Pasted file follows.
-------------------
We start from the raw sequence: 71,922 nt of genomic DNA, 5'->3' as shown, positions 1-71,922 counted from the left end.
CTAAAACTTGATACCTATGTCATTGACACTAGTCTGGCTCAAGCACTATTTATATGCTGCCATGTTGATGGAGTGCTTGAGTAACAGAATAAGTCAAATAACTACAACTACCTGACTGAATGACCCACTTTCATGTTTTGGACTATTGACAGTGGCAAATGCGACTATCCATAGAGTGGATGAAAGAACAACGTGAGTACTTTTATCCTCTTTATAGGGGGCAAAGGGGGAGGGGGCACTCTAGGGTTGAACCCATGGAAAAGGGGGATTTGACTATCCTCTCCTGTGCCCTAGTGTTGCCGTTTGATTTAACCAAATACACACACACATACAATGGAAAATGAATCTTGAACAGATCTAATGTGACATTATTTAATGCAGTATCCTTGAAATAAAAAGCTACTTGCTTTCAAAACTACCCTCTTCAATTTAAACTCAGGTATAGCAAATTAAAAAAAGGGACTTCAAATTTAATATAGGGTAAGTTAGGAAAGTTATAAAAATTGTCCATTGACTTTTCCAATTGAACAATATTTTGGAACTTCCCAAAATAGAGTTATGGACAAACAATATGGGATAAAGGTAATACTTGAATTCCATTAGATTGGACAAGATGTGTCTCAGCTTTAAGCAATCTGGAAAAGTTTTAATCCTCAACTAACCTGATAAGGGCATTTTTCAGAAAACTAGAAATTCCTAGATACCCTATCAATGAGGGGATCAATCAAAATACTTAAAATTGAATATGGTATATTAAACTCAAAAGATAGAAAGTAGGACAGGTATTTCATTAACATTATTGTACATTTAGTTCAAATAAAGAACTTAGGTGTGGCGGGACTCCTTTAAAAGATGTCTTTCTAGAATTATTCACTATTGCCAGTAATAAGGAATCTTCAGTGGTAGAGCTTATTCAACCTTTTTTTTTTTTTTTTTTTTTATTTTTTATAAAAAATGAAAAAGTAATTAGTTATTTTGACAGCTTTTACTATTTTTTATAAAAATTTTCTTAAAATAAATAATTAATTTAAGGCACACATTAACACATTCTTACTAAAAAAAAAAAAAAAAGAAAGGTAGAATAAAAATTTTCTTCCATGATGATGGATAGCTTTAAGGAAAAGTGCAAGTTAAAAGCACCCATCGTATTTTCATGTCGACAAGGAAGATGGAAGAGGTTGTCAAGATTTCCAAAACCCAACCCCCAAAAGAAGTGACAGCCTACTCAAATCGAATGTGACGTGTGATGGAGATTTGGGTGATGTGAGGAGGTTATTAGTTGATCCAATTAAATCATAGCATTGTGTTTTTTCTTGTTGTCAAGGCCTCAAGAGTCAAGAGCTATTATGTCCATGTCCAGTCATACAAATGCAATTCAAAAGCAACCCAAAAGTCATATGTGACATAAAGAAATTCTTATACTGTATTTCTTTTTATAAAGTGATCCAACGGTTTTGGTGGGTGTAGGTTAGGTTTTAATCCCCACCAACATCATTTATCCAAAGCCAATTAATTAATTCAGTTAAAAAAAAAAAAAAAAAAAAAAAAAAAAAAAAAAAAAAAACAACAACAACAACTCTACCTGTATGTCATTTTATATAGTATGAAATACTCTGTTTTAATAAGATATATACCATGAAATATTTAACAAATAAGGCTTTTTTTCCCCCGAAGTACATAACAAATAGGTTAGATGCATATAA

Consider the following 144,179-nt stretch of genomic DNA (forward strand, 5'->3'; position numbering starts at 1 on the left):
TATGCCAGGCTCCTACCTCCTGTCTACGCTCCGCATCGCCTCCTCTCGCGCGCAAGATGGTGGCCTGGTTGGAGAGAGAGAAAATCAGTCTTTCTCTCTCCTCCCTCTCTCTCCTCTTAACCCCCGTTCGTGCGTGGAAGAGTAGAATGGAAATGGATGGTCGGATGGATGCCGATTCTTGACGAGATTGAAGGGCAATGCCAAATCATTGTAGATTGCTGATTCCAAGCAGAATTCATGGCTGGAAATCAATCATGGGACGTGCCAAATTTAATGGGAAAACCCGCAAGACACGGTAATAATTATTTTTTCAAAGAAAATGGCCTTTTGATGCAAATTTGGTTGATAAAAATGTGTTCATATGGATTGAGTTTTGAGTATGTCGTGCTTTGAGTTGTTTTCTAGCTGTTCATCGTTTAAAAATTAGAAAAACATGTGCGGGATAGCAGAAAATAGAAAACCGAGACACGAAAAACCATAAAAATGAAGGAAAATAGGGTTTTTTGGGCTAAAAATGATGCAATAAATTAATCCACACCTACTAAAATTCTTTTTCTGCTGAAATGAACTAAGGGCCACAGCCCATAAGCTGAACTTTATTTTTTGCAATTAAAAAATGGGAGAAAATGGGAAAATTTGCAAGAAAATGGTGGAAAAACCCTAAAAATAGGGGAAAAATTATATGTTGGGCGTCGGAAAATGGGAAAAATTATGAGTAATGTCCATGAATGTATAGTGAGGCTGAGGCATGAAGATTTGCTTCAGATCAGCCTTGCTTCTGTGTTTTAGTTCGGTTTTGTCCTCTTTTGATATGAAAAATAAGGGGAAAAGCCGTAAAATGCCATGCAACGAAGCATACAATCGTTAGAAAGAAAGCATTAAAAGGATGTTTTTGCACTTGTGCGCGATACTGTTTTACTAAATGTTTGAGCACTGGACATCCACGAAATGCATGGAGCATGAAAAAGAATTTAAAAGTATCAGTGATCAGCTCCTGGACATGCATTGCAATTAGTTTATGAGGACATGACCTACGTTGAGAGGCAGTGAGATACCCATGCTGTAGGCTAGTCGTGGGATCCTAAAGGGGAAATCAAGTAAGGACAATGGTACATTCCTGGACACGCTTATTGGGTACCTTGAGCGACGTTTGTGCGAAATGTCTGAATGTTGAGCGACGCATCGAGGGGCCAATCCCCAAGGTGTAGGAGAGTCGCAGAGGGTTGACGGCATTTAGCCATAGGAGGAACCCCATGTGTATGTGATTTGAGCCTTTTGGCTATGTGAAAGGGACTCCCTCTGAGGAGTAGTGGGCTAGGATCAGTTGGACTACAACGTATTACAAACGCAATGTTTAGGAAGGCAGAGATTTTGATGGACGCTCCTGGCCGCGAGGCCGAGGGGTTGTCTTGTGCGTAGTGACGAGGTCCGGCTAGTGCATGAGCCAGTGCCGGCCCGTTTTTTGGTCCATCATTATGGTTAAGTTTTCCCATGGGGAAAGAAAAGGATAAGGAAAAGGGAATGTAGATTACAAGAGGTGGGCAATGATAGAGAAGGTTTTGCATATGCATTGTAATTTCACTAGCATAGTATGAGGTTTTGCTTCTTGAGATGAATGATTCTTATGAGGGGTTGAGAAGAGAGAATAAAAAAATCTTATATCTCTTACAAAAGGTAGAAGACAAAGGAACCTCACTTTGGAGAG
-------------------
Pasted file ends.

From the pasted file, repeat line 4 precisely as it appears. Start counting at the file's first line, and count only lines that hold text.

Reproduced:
TATGCCAGGCTCCTACCTCCTGTCTACGCTCCGCATCGCCTCCTCTCGCGCGCAAGATGGTGGCCTGGTTGGAGAGAGAGAAAATCAGTCTTTCTCTCTCCTCCCTCTCTCTCCTCTTAACCCCCGTTCGTGCGTGGAAGAGTAGAATGGAAATGGATGGTCGGATGGATGCCGATTCTTGACGAGATTGAAGGGCAATGCCAAATCATTGTAGATTGCTGATTCCAAGCAGAATTCATGGCTGGAAATCAATCATGGGACGTGCCAAATTTAATGGGAAAACCCGCAAGACACGGTAATAATTATTTTTTCAAAGAAAATGGCCTTTTGATGCAAATTTGGTTGATAAAAATGTGTTCATATGGATTGAGTTTTGAGTATGTCGTGCTTTGAGTTGTTTTCTAGCTGTTCATCGTTTAAAAATTAGAAAAACATGTGCGGGATAGCAGAAAATAGAAAACCGAGACACGAAAAACCATAAAAATGAAGGAAAATAGGGTTTTTTGGGCTAAAAATGATGCAATAAATTAATCCACACCTACTAAAATTCTTTTTCTGCTGAAATGAACTAAGGGCCACAGCCCATAAGCTGAACTTTATTTTTTGCAATTAAAAAATGGGAGAAAATGGGAAAATTTGCAAGAAAATGGTGGAAAAACCCTAAAAATAGGGGAAAAATTATATGTTGGGCGTCGGAAAATGGGAAAAATTATGAGTAATGTCCATGAATGTATAGTGAGGCTGAGGCATGAAGATTTGCTTCAGATCAGCCTTGCTTCTGTGTTTTAGTTCGGTTTTGTCCTCTTTTGATATGAAAAATAAGGGGAAAAGCCGTAAAATGCCATGCAACGAAGCATACAATCGTTAGAAAGAAAGCATTAAAAGGATGTTTTTGCACTTGTGCGCGATACTGTTTTACTAAATGTTTGAGCACTGGACATCCACGAAATGCATGGAGCATGAAAAAGAATTTAAAAGTATCAGTGATCAGCTCCTGGACATGCATTGCAATTAGTTTATGAGGACATGACCTACGTTGAGAGGCAGTGAGATACCCATGCTGTAGGCTAGTCGTGGGATCCTAAAGGGGAAATCAAGTAAGGACAATGGTACATTCCTGGACACGCTTATTGGGTACCTTGAGCGACGTTTGTGCGAAATGTCTGAATGTTGAGCGACGCATCGAGGGGCCAATCCCCAAGGTGTAGGAGAGTCGCAGAGGGTTGACGGCATTTAGCCATAGGAGGAACCCCATGTGTATGTGATTTGAGCCTTTTGGCTATGTGAAAGGGACTCCCTCTGAGGAGTAGTGGGCTAGGATCAGTTGGACTACAACGTATTACAAACGCAATGTTTAGGAAGGCAGAGATTTTGATGGACGCTCCTGGCCGCGAGGCCGAGGGGTTGTCTTGTGCGTAGTGACGAGGTCCGGCTAGTGCATGAGCCAGTGCCGGCCCGTTTTTTGGTCCATCATTATGGTTAAGTTTTCCCATGGGGAAAGAAAAGGATAAGGAAAAGGGAATGTAGATTACAAGAGGTGGGCAATGATAGAGAAGGTTTTGCATATGCATTGTAATTTCACTAGCATAGTATGAGGTTTTGCTTCTTGAGATGAATGATTCTTATGAGGGGTTGAGAAGAGAGAATAAAAAAATCTTATATCTCTTACAAAAGGTAGAAGACAAAGGAACCTCACTTTGGAGAG